H.R. McMaster’s Ties To Soros-Supported Think Tank Raise Questions
National Security Advisor Lieutenant General H.R. McMaster’s past affiliation with the International Institute for Strategic Studies (IISS) has created fresh concerns after research conducted by Disobedient Media revealed that the British think tank has taken funding from multiple governments in the Middle East and organizations tied to George Soros. McMaster’s former position with the IISS indicates a potential conflict of interest given the think tanks’ financial ties to sponsors who are anti-American and in some cases, states sponsors of terrorism.
I. The IISS Has Financial Ties To Middle Eastern States And Soros-Connected Organizations
The International Institute for Strategic Studies is a UK-based think tank with strong establishment ties which was credited by former U.S. Ambassador Raymond Leonard Garthoff in his memoirs as being a driving force in creating “intellectual structures for managing the Cold War.” The IISS has famously boasted that it “owes no allegiance to any government, or to any political or other organization” and produces research cited and utilized by a vast number of groups internationally. But on December 6th, 2016, The Guardian reported that documents published by the organization Bahrain Watch showed that the IISS received more than £25 million in funding from the Bahraini royal family. The leaked documents also revealed that the IISS and Bahrain’s rulers specifically agreed to keep the latter’s funding secret, which would be used to pay for an IISS office in the country as well as annual conferences on Middle East politics attended by heads of state and other powerful figures in Bahrain’s capital of Manama. The Middle East Eye also published research indicating that in 2015 this funding accounted for over half the IISS’ total income during that period.
A reference of the IISS’ Sources of Funding Statement page reveals that the think tank also receives funds from a shocking list of special interest groups, including the Carnegie Corporation New York, Lockheed Martin Corporation, Northrop Grumman, Executive Affairs Authority – Abu Dhabi, The Saudi Arabian Ministry of Defense, the China Institute of International Studies (CIIS), the embassies of China, Egypt, Turkey, Qatar, Kuwait, Oman, the United Arab Emirates and the High Commission for Pakistan. The IISS also accepted donations from George Soros’ Open Society Foundation and the Ploughshares Fund.
The Ploughshares Fund is financed by the Open Society Foundation. A May 5, 2016 article by the New York Times revealed that the Ploughshares Fund was a major player in efforts to sell the Iranian nuclear deal to the American public. The deal has been generally criticized as a foreign policy failure, resulted in the transfer of hundreds of billions of dollars to Iran without any concessions in return and has failed to prevent Iran from continuing to illegally test long range ICBM missiles in violation of both the deal and international sanctions.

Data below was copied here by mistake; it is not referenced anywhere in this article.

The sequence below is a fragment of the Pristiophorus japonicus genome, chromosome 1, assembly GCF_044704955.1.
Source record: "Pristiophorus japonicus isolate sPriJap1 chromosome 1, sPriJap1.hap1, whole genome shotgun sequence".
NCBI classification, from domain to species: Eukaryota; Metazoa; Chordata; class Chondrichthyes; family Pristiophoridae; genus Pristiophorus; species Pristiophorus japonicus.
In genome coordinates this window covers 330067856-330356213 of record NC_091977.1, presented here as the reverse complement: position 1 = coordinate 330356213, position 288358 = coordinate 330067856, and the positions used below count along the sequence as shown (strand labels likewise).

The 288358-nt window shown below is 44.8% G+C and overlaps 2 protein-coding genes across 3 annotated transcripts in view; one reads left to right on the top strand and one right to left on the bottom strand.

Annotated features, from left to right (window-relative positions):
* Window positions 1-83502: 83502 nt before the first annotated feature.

George Soros has faced backlash internationally in Eastern Europe, after his organizations were banned from Hungary and placed under audit in Macedonia amid accusations that he was meddling in the countries’ political processes and improperly seeking to influence public opinion. Disobedient Media, The New York Times and The Washington Times have all highlighted Soros’ financial support for anti-democracy movements in the United States who seek to undermine democratic institutions and pursue regime change. The billionaire investor’s financial involvement with the IISS seriously undermines their claims of independence already on shaky ground after the revelations from The Guardian and Bahrain Watch.
II. H.R. McMaster Served As Consulting Senior Fellow At The IISS
H.R. McMaster was appointed to the position of National Security Advisor after the resignation of Michael Flynn in February 2017. McMaster was widely praised by the media after he steered away from Flynn’s hardline stance towards terrorism, stating that the phrase “radical Islamic terrorism” was “not helpful.” Although McMaster has extensive counterinsurgency experience from his years in Iraq, his legacy there has been criticized by the Asia Times as having utilized vast amounts of U.S. funds and resources only to leave behind an Iraqi government that was brittle and at risk of collapse, while failing to quell sectarian tensions that have allowed Iran to leverage interests throughout the Middle East and expand their influence through Hamas and Hezbollah.
From September 2006 to February 2017, H.R. McMaster served at the IISS as a Consulting Senior Fellow. The IISS’ website indicates that McMaster focused on topics relating to conflict and conflict prevention, development and security, civil-military relations and military history. McMaster’s close, longstanding ties to the IISS create concerns about conflicts of interest given the think tank’s financial connections to multiple foreign states across the Middle East and Asia, as well as figures like George Soros who are actively seeking to resist the administration of Donald Trump after the latter’s defeat of Soros-supported candidate Hillary Clinton in the 2016 U.S. presidential elections.
McMaster’s affiliation with an organization that has taken money not only from groups who pushed the harmful and counterproductive Iran nuclear deal, but states who media reports and releases from Wikileaks have shown to be sponsors of terrorism in both the Middle East and the West raise serious questions given the many years McMaster spent with the IISS. The IISS’ connection to such parties will no doubt continue to dog the Lieutenant General going forward given his central role in advising President Donald Trump during the U.S.’s controversial April 6th missile strike in Syria and his belligerent rhetoric directed at the Russian Federation over their support for Bashar al-Assad.